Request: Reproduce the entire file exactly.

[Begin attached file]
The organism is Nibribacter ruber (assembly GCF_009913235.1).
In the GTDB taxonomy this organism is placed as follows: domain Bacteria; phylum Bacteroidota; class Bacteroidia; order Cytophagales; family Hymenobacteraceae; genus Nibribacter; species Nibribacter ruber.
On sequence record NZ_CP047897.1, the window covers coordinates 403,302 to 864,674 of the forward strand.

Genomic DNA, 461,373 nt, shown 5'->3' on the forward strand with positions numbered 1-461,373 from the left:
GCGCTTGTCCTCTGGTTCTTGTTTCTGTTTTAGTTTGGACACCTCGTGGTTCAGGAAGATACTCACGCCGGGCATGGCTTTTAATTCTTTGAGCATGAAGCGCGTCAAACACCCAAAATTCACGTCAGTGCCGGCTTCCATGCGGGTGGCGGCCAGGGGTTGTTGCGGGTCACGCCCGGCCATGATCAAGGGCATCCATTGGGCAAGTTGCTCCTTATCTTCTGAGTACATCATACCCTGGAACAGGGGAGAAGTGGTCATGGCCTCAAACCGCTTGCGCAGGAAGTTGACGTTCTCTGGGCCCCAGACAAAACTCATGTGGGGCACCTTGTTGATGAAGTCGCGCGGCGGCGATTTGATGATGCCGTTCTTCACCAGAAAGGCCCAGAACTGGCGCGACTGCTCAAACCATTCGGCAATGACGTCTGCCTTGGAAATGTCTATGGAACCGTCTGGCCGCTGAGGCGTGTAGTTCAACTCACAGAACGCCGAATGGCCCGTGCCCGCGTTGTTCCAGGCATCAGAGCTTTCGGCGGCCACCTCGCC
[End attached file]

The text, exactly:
The organism is Nibribacter ruber (assembly GCF_009913235.1).
In the GTDB taxonomy this organism is placed as follows: domain Bacteria; phylum Bacteroidota; class Bacteroidia; order Cytophagales; family Hymenobacteraceae; genus Nibribacter; species Nibribacter ruber.
On sequence record NZ_CP047897.1, the window covers coordinates 403,302 to 864,674 of the forward strand.

Genomic DNA, 461,373 nt, shown 5'->3' on the forward strand with positions numbered 1-461,373 from the left:
GCGCTTGTCCTCTGGTTCTTGTTTCTGTTTTAGTTTGGACACCTCGTGGTTCAGGAAGATACTCACGCCGGGCATGGCTTTTAATTCTTTGAGCATGAAGCGCGTCAAACACCCAAAATTCACGTCAGTGCCGGCTTCCATGCGGGTGGCGGCCAGGGGTTGTTGCGGGTCACGCCCGGCCATGATCAAGGGCATCCATTGGGCAAGTTGCTCCTTATCTTCTGAGTACATCATACCCTGGAACAGGGGAGAAGTGGTCATGGCCTCAAACCGCTTGCGCAGGAAGTTGACGTTCTCTGGGCCCCAGACAAAACTCATGTGGGGCACCTTGTTGATGAAGTCGCGCGGCGGCGATTTGATGATGCCGTTCTTCACCAGAAAGGCCCAGAACTGGCGCGACTGCTCAAACCATTCGGCAATGACGTCTGCCTTGGAAATGTCTATGGAACCGTCTGGCCGCTGAGGCGTGTAGTTCAACTCACAGAACGCCGAATGGCCCGTGCCCGCGTTGTTCCAGGCATCAGAGCTTTCGGCGGCCACCTCGCC